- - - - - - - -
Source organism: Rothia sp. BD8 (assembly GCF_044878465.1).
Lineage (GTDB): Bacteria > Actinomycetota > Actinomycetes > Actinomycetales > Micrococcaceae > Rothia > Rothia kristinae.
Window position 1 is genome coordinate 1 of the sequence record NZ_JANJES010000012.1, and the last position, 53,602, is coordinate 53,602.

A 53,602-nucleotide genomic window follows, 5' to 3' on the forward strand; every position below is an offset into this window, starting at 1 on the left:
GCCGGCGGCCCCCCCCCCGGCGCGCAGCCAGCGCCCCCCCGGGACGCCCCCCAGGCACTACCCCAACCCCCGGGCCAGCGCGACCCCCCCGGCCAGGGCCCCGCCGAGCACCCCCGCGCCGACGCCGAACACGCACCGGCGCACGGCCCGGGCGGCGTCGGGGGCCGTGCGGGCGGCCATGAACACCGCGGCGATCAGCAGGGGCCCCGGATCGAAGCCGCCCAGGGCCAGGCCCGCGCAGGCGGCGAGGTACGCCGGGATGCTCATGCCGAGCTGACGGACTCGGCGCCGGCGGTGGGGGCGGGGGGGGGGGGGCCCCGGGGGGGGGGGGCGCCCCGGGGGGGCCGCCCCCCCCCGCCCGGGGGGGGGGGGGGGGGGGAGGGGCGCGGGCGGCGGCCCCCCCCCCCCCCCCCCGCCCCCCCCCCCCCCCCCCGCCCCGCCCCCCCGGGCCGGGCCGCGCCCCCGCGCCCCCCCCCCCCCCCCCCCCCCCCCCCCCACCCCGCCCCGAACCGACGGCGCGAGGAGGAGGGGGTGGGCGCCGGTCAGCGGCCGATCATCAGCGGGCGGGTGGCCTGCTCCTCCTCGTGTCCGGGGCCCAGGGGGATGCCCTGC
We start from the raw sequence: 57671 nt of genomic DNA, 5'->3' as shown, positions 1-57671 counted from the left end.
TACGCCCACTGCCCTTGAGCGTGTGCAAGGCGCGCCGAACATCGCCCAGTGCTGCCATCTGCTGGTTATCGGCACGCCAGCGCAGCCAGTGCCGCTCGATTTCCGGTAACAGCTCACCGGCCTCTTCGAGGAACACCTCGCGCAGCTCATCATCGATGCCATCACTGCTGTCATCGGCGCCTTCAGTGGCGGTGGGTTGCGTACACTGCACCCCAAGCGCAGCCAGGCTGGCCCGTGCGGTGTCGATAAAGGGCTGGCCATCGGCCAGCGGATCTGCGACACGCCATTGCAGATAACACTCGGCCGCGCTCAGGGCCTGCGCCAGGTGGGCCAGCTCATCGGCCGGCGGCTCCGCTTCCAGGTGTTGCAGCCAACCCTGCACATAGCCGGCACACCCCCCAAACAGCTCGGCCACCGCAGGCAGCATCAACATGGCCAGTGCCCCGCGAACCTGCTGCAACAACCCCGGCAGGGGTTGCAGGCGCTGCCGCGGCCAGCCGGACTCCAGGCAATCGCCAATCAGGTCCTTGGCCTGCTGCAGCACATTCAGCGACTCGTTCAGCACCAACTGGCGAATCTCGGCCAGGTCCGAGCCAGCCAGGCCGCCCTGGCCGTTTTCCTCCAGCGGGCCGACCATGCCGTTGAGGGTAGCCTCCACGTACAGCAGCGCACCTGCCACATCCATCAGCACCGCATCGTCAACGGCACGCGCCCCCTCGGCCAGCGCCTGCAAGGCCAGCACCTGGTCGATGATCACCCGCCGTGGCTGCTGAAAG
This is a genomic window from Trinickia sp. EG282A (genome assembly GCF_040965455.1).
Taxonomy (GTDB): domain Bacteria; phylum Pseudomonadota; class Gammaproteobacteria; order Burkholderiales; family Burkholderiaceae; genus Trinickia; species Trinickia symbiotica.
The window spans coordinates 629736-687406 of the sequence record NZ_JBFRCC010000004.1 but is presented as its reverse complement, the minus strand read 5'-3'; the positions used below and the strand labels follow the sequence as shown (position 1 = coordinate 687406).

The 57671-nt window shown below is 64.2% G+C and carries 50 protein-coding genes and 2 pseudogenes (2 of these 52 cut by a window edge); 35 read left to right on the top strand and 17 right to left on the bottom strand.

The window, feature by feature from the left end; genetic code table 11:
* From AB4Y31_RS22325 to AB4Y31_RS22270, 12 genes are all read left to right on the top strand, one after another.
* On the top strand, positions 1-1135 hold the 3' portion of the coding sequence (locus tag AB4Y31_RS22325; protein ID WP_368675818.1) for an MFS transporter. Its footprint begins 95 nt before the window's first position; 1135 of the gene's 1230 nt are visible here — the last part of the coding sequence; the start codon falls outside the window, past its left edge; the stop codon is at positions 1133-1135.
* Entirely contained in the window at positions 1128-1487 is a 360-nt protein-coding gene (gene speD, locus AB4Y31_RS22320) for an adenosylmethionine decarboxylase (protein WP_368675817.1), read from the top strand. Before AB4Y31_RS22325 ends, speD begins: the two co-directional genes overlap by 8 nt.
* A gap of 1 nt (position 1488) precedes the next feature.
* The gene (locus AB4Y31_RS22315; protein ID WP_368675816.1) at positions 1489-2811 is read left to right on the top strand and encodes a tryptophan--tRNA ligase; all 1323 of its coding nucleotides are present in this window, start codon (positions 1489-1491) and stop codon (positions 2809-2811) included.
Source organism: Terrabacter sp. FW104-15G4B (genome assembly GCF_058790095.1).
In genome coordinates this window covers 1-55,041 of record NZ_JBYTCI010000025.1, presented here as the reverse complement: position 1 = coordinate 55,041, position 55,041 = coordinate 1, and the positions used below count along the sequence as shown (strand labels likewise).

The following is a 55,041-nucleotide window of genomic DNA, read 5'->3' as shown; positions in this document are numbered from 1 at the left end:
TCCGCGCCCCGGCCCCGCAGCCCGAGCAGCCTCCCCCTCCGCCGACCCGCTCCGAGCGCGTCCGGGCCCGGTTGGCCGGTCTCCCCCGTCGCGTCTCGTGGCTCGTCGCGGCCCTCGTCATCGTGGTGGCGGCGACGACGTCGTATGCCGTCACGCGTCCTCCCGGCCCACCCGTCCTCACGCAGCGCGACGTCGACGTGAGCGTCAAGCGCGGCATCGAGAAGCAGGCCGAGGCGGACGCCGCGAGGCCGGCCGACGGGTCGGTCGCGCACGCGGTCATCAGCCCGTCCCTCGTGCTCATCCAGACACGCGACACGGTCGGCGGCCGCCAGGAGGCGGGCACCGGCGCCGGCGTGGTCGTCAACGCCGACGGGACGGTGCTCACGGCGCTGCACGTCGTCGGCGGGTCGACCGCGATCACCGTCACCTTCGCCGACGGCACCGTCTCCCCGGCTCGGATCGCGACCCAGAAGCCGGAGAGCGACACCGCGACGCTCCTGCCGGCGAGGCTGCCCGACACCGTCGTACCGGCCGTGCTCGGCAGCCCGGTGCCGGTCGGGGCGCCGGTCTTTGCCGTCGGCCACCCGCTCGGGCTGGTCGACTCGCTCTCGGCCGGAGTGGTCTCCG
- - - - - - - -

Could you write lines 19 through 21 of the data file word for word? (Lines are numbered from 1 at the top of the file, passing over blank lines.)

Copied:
In genome coordinates this window covers 1-55,041 of record NZ_JBYTCI010000025.1, presented here as the reverse complement: position 1 = coordinate 55,041, position 55,041 = coordinate 1, and the positions used below count along the sequence as shown (strand labels likewise).

The following is a 55,041-nucleotide window of genomic DNA, read 5'->3' as shown; positions in this document are numbered from 1 at the left end:
TCCGCGCCCCGGCCCCGCAGCCCGAGCAGCCTCCCCCTCCGCCGACCCGCTCCGAGCGCGTCCGGGCCCGGTTGGCCGGTCTCCCCCGTCGCGTCTCGTGGCTCGTCGCGGCCCTCGTCATCGTGGTGGCGGCGACGACGTCGTATGCCGTCACGCGTCCTCCCGGCCCACCCGTCCTCACGCAGCGCGACGTCGACGTGAGCGTCAAGCGCGGCATCGAGAAGCAGGCCGAGGCGGACGCCGCGAGGCCGGCCGACGGGTCGGTCGCGCACGCGGTCATCAGCCCGTCCCTCGTGCTCATCCAGACACGCGACACGGTCGGCGGCCGCCAGGAGGCGGGCACCGGCGCCGGCGTGGTCGTCAACGCCGACGGGACGGTGCTCACGGCGCTGCACGTCGTCGGCGGGTCGACCGCGATCACCGTCACCTTCGCCGACGGCACCGTCTCCCCGGCTCGGATCGCGACCCAGAAGCCGGAGAGCGACACCGCGACGCTCCTGCCGGCGAGGCTGCCCGACACCGTCGTACCGGCCGTGCTCGGCAGCCCGGTGCCGGTCGGGGCGCCGGTCTTTGCCGTCGGCCACCCGCTCGGGCTGGTCGACTCGCTCTCGGCCGGAGTGGTCTCCG